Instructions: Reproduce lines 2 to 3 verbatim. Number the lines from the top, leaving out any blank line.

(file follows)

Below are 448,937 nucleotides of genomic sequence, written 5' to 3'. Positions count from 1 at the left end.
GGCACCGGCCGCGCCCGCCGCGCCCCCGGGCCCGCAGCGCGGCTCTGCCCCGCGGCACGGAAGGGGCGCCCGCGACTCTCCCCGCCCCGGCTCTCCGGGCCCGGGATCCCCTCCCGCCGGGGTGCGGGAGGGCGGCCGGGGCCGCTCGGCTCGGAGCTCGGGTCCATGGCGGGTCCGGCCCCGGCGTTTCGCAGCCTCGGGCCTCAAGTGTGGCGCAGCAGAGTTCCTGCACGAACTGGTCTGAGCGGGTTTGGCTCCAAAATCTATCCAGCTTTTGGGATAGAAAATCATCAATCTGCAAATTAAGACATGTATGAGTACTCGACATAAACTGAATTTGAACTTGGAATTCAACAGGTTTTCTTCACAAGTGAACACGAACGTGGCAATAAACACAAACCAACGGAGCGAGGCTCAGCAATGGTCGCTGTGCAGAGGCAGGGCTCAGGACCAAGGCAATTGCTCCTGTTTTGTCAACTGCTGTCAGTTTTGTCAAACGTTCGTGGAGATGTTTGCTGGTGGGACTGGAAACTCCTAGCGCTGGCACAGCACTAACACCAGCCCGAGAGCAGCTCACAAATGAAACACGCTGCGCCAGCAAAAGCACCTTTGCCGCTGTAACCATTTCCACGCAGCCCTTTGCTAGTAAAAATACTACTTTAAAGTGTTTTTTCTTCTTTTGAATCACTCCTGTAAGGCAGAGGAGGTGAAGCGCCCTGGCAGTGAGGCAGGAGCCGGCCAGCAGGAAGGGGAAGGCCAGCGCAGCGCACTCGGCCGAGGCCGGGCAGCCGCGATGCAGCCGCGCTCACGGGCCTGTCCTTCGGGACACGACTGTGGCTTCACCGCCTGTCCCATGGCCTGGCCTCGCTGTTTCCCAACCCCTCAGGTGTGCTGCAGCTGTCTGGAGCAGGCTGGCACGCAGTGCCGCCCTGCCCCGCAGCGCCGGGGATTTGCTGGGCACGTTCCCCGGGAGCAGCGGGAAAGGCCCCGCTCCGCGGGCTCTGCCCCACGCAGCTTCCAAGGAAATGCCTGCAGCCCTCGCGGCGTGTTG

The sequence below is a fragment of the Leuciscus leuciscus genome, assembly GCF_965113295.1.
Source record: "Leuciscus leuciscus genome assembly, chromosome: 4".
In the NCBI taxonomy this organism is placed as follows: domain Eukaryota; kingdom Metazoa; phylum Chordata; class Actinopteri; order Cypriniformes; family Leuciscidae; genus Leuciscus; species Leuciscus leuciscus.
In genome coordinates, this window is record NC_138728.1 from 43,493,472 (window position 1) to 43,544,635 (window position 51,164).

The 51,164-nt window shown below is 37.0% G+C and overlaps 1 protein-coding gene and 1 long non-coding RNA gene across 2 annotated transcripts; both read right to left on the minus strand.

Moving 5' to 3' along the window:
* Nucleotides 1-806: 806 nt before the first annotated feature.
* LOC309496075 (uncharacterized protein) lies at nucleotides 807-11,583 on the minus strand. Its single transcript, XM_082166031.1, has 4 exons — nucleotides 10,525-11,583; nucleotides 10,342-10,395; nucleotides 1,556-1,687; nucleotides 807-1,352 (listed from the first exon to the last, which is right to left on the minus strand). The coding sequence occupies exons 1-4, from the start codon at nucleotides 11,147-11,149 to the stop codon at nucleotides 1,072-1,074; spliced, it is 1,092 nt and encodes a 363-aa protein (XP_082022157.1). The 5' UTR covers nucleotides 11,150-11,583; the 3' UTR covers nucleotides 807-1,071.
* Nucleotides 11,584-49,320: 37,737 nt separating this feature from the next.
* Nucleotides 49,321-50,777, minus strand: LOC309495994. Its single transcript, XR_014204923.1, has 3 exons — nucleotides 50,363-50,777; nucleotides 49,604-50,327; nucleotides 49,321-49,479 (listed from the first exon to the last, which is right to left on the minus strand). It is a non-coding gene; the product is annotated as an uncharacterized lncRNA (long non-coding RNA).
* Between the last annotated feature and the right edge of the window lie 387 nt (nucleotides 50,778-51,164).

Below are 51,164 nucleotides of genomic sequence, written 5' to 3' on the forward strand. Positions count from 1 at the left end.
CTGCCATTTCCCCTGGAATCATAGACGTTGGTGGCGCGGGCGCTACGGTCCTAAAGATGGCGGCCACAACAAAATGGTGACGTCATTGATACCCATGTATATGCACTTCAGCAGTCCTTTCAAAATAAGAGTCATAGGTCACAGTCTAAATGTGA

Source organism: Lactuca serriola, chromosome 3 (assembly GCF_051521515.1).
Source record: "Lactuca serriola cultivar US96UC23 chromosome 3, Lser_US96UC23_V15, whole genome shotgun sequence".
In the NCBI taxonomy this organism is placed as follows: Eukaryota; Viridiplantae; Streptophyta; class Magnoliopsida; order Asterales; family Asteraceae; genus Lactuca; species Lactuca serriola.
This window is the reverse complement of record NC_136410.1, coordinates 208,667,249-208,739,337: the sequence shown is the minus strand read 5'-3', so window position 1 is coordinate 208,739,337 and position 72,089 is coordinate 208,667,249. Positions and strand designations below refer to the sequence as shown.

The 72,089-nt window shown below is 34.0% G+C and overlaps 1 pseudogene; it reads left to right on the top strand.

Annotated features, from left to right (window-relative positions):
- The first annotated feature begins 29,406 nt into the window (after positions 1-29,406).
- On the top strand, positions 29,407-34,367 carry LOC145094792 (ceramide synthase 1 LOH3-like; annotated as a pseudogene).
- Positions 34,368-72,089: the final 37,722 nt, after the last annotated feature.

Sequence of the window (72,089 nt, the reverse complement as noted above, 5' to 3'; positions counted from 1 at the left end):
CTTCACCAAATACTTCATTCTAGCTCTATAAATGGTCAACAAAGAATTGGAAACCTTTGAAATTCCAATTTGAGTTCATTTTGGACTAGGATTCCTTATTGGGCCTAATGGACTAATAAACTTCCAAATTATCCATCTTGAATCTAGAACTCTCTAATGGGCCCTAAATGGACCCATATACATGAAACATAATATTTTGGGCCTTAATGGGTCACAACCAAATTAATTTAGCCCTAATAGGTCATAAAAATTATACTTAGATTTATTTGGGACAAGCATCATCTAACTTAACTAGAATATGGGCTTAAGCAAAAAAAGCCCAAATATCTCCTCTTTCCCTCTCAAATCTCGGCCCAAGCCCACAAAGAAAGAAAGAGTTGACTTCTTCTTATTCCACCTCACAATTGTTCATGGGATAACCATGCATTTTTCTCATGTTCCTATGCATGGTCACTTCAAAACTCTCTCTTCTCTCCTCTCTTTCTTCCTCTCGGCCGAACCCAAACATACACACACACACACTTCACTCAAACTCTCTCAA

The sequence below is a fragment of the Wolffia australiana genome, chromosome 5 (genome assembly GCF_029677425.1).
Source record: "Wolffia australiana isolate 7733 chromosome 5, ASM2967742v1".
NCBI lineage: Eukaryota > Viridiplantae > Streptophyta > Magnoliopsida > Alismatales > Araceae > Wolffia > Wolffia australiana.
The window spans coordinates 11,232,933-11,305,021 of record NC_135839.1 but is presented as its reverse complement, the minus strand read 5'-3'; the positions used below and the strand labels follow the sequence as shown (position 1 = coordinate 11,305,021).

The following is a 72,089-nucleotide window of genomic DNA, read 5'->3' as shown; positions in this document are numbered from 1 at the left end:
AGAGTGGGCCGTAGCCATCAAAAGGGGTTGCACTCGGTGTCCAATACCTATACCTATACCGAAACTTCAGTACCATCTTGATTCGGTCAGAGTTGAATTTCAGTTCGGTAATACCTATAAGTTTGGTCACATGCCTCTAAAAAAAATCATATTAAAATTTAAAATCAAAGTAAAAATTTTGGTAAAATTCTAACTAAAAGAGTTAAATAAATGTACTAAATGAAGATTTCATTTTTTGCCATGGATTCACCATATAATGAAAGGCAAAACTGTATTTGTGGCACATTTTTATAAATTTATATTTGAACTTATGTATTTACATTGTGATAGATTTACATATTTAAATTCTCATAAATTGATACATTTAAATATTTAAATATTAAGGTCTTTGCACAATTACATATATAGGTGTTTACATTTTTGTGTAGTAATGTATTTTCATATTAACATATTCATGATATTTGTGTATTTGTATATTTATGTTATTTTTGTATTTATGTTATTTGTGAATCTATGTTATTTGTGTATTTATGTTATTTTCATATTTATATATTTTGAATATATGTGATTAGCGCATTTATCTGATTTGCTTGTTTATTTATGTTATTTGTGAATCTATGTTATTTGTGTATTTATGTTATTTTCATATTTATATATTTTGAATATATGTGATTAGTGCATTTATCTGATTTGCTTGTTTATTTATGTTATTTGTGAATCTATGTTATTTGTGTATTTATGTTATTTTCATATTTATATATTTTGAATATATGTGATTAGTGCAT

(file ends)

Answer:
GGCACCGGCCGCGCCCGCCGCGCCCCCGGGCCCGCAGCGCGGCTCTGCCCCGCGGCACGGAAGGGGCGCCCGCGACTCTCCCCGCCCCGGCTCTCCGGGCCCGGGATCCCCTCCCGCCGGGGTGCGGGAGGGCGGCCGGGGCCGCTCGGCTCGGAGCTCGGGTCCATGGCGGGTCCGGCCCCGGCGTTTCGCAGCCTCGGGCCTCAAGTGTGGCGCAGCAGAGTTCCTGCACGAACTGGTCTGAGCGGGTTTGGCTCCAAAATCTATCCAGCTTTTGGGATAGAAAATCATCAATCTGCAAATTAAGACATGTATGAGTACTCGACATAAACTGAATTTGAACTTGGAATTCAACAGGTTTTCTTCACAAGTGAACACGAACGTGGCAATAAACACAAACCAACGGAGCGAGGCTCAGCAATGGTCGCTGTGCAGAGGCAGGGCTCAGGACCAAGGCAATTGCTCCTGTTTTGTCAACTGCTGTCAGTTTTGTCAAACGTTCGTGGAGATGTTTGCTGGTGGGACTGGAAACTCCTAGCGCTGGCACAGCACTAACACCAGCCCGAGAGCAGCTCACAAATGAAACACGCTGCGCCAGCAAAAGCACCTTTGCCGCTGTAACCATTTCCACGCAGCCCTTTGCTAGTAAAAATACTACTTTAAAGTGTTTTTTCTTCTTTTGAATCACTCCTGTAAGGCAGAGGAGGTGAAGCGCCCTGGCAGTGAGGCAGGAGCCGGCCAGCAGGAAGGGGAAGGCCAGCGCAGCGCACTCGGCCGAGGCCGGGCAGCCGCGATGCAGCCGCGCTCACGGGCCTGTCCTTCGGGACACGACTGTGGCTTCACCGCCTGTCCCATGGCCTGGCCTCGCTGTTTCCCAACCCCTCAGGTGTGCTGCAGCTGTCTGGAGCAGGCTGGCACGCAGTGCCGCCCTGCCCCGCAGCGCCGGGGATTTGCTGGGCACGTTCCCCGGGAGCAGCGGGAAAGGCCCCGCTCCGCGGGCTCTGCCCCACGCAGCTTCCAAGGAAATGCCTGCAGCCCTCGCGGCGTGTTG

The sequence below is a fragment of the Leuciscus leuciscus genome, assembly GCF_965113295.1.